Mark 12:28-30 (NIV): One of the teachers of the law came and heard them debating. Noticing that Jesus had given them a good answer, he asked him, “Of all the commandments, which is the most important?” “The most important one,” answered Jesus, “is this: ‘Hear, O Israel, the Lord our God, the Lord is one. Love the Lord your God with all your heart and with all your soul and with all your mind and with all your strength.’”
Among the Jewish leaders and teachers that day in the temple, many were intent on destroying Jesus – laying traps for Him that would either destroy His credibility with the people who followed Him, or that would form the basis of official charges that they could bring before the Roman government officials. But some among these leaders were sincere and devout and craved the truth, wherever that truth might lead.
Among those who sincerely sought the truth was this man, a scribe, or teacher of the law, who had made studying and obeying God’s commands the very core of his life. The scribes had counted 613 discrete commands in the law, the first five books of the bible. And there was always a lively debate as to how do divide those commandments up. Which were critical to a life of godliness? Which were just nice to do if you could work them out? Which one was the most important? And over hundreds of years, the scribes and commentators had worked out many different organization systems, none of which truly satisfied those who genuinely desired to please God.
So this man, after listening to Jesus display His depth of scriptural knowledge, decided to ask his own question: Of all of the commandments, all 613 of them, which one is the most important?
To the surprise of many, Jesus didn’t go to the Ten Commandments for the most important one. Instead, He went to the book of Deuteronomy, Moses’ summation of God’s law and of God’s history with the Israelites, from the time of the Exodus to the day of Moses’ death about 40 years later. By the way, Jesus had already showed His deep respect and knowledge of the book of Deuteronomy three years earlier during His temptation in the wilderness. Every answer that Jesus had given to satan had come from the book of Deuteronomy.
Jesus went straight to what we now know as chapter six, verse four and five. The first line of these verses were very well known by the Jewish people, forming part of their regular synagogue liturgy: Hear, O Israel, the Lord our God, the Lord is one. This basic statement reveals that God is the only true God, the God of not just Israel, but of the whole world. There is no other God besides Him, so He is to be worshiped by all of His people exclusively.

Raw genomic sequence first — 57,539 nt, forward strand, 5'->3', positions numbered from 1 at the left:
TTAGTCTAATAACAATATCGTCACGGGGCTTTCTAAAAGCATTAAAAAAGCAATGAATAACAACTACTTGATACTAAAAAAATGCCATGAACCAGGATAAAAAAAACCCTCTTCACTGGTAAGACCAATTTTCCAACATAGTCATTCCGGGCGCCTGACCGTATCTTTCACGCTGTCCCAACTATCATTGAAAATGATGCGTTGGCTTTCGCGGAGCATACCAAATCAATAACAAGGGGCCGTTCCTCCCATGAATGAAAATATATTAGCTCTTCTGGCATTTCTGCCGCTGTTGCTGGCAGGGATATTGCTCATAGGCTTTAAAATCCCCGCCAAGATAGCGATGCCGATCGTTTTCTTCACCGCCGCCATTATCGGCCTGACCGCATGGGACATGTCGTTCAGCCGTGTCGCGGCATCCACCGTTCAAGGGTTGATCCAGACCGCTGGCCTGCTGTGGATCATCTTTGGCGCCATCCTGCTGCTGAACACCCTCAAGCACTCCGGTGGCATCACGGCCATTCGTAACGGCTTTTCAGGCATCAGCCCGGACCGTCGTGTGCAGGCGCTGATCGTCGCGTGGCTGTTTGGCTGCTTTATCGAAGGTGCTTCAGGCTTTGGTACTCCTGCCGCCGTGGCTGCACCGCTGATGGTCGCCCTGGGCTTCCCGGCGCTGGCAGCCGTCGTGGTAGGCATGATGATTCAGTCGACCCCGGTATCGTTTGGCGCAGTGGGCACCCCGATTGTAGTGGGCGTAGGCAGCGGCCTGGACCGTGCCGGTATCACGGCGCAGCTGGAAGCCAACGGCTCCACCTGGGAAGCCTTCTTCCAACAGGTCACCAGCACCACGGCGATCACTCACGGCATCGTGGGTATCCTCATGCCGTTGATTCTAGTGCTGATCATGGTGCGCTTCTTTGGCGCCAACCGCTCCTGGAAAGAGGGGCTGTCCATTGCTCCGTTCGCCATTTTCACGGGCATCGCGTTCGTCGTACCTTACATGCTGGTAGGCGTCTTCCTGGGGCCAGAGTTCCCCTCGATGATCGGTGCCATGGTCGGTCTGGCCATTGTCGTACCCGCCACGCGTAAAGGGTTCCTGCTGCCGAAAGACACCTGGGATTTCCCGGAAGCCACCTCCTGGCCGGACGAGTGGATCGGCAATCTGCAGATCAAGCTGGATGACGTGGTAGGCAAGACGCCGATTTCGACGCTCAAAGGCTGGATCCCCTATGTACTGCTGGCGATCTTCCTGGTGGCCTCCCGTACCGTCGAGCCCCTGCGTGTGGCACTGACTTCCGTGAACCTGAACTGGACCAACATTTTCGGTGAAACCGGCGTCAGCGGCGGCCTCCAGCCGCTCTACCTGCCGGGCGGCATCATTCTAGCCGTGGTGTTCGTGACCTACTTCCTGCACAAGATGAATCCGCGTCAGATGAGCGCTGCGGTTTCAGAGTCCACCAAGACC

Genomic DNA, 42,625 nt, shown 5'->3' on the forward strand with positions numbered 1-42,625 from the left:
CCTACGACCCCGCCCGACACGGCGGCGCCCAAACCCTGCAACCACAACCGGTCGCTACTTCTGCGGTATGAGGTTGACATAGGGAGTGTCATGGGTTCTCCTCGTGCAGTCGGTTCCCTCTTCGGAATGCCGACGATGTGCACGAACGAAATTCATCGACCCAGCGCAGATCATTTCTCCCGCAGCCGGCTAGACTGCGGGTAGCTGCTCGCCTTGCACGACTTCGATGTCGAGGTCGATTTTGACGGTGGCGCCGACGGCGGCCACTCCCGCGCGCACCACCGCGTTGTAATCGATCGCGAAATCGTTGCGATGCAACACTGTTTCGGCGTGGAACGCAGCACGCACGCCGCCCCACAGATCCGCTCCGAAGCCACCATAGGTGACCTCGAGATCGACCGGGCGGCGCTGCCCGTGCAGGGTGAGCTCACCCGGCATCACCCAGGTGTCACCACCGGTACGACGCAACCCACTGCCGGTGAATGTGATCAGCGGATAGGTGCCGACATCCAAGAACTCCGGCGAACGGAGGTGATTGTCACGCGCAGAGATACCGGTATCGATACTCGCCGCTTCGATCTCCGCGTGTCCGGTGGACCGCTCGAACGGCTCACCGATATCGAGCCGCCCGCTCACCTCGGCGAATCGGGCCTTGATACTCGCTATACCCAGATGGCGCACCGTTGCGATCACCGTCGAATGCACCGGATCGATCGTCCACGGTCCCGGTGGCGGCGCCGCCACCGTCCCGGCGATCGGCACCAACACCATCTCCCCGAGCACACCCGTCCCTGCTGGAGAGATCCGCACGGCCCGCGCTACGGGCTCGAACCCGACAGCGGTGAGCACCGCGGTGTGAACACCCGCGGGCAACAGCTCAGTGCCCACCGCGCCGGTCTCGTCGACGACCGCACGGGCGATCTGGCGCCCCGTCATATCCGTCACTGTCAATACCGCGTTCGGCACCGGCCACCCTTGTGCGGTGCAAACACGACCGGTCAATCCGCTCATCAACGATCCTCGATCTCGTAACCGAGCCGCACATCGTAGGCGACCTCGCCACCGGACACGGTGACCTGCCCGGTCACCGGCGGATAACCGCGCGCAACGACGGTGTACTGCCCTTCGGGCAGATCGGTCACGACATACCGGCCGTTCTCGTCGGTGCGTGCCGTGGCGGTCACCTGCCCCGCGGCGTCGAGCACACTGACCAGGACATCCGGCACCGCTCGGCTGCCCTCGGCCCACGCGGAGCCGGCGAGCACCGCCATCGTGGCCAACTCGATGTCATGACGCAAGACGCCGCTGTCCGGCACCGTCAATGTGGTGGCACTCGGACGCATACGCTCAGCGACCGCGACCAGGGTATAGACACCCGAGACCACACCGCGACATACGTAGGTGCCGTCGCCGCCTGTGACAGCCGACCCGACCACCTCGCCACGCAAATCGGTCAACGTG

But that line is not to be separated from the very next sentence, which shows the natural outgrowth of the former truth, and forms the core of the commandment: Love the Lord your God with all your heart and with all your soul and with all your mind and with all your strength. Since there is no god besides the one true God, all of His people are to love and serve Him completely. Some have tried to break down what is included in each of these categories, but that is not necessary – the command is actually much simpler than a close analysis would suggest. God’s people are to love and obey Him in every dimension of their lives, and with every part of themselves: mentally, spiritually, emotionally, and even physically.
The reason why this is the most important commandment is simple. If a person is willing to acknowledge that God is the only true God, and if they will commit themselves to love and obey Him in every dimension of their lives, then everything else will naturally fall into its proper place. If, however, a person is unwilling to acknowledge who God is, or if they hold back any dimension of themselves from His lordship, it will open the door to every kind of sin and compromise that will ultimately reach into and contaminate every area of their lives.
Father, it really is very simple, isn’t it? If You are acknowledged as the uncontested God of every part of our lives, there is no possibility of us compromising our beliefs with other things, and allowing them to jump into first place in our lives (the definition of idolatry). And if we love You and are committed to serving and obeying You with every dimension of our lives, there will be nothing that could motivate us to willingly disobey You. This single command, elegant in its simplicity, really is the hinge-pin of a life committed to loving, following, and obeying You. Amen.